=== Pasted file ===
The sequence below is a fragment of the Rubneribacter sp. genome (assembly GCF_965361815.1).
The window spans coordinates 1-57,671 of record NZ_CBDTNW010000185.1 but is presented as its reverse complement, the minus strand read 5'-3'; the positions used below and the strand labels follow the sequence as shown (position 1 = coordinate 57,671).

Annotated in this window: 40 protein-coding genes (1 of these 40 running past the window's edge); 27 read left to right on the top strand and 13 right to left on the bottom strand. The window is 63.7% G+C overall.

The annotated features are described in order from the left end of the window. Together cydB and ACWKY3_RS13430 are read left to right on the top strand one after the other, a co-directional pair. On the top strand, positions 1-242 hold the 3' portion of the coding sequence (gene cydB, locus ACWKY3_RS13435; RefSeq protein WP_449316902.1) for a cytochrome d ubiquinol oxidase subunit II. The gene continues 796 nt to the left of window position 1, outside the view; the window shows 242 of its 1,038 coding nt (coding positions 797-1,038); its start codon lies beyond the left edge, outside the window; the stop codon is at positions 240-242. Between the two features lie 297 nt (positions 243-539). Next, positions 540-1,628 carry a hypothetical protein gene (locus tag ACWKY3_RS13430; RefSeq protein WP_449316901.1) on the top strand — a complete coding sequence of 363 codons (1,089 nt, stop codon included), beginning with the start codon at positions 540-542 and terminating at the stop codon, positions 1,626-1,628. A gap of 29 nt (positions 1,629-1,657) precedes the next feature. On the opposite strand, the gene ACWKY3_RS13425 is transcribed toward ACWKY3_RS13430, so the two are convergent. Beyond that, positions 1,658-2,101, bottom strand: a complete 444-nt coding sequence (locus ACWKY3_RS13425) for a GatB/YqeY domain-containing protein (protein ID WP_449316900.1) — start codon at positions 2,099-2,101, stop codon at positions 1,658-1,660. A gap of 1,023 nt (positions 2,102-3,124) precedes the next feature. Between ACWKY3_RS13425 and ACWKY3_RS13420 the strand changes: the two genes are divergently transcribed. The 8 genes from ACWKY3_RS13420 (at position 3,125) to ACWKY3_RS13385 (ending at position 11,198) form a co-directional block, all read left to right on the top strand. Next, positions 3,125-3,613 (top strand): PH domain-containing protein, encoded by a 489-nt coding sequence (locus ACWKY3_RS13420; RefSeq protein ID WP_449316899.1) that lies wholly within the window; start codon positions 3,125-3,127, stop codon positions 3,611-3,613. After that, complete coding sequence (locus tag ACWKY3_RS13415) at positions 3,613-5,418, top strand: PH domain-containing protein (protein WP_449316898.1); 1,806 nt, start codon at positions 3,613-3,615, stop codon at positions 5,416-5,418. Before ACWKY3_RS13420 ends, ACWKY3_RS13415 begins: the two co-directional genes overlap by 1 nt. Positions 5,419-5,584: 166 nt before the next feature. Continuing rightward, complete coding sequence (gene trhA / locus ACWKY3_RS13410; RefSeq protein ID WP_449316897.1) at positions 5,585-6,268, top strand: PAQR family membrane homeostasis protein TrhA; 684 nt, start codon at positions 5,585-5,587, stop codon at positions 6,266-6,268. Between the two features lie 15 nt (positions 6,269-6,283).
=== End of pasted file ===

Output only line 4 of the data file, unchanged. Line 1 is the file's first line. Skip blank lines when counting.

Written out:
The annotated features are described in order from the left end of the window. Together cydB and ACWKY3_RS13430 are read left to right on the top strand one after the other, a co-directional pair. On the top strand, positions 1-242 hold the 3' portion of the coding sequence (gene cydB, locus ACWKY3_RS13435; RefSeq protein WP_449316902.1) for a cytochrome d ubiquinol oxidase subunit II. The gene continues 796 nt to the left of window position 1, outside the view; the window shows 242 of its 1,038 coding nt (coding positions 797-1,038); its start codon lies beyond the left edge, outside the window; the stop codon is at positions 240-242. Between the two features lie 297 nt (positions 243-539). Next, positions 540-1,628 carry a hypothetical protein gene (locus tag ACWKY3_RS13430; RefSeq protein WP_449316901.1) on the top strand — a complete coding sequence of 363 codons (1,089 nt, stop codon included), beginning with the start codon at positions 540-542 and terminating at the stop codon, positions 1,626-1,628. A gap of 29 nt (positions 1,629-1,657) precedes the next feature. On the opposite strand, the gene ACWKY3_RS13425 is transcribed toward ACWKY3_RS13430, so the two are convergent. Beyond that, positions 1,658-2,101, bottom strand: a complete 444-nt coding sequence (locus ACWKY3_RS13425) for a GatB/YqeY domain-containing protein (protein ID WP_449316900.1) — start codon at positions 2,099-2,101, stop codon at positions 1,658-1,660. A gap of 1,023 nt (positions 2,102-3,124) precedes the next feature. Between ACWKY3_RS13425 and ACWKY3_RS13420 the strand changes: the two genes are divergently transcribed. The 8 genes from ACWKY3_RS13420 (at position 3,125) to ACWKY3_RS13385 (ending at position 11,198) form a co-directional block, all read left to right on the top strand. Next, positions 3,125-3,613 (top strand): PH domain-containing protein, encoded by a 489-nt coding sequence (locus ACWKY3_RS13420; RefSeq protein ID WP_449316899.1) that lies wholly within the window; start codon positions 3,125-3,127, stop codon positions 3,611-3,613. After that, complete coding sequence (locus tag ACWKY3_RS13415) at positions 3,613-5,418, top strand: PH domain-containing protein (protein WP_449316898.1); 1,806 nt, start codon at positions 3,613-3,615, stop codon at positions 5,416-5,418. Before ACWKY3_RS13420 ends, ACWKY3_RS13415 begins: the two co-directional genes overlap by 1 nt. Positions 5,419-5,584: 166 nt before the next feature. Continuing rightward, complete coding sequence (gene trhA / locus ACWKY3_RS13410; RefSeq protein ID WP_449316897.1) at positions 5,585-6,268, top strand: PAQR family membrane homeostasis protein TrhA; 684 nt, start codon at positions 5,585-5,587, stop codon at positions 6,266-6,268. Between the two features lie 15 nt (positions 6,269-6,283).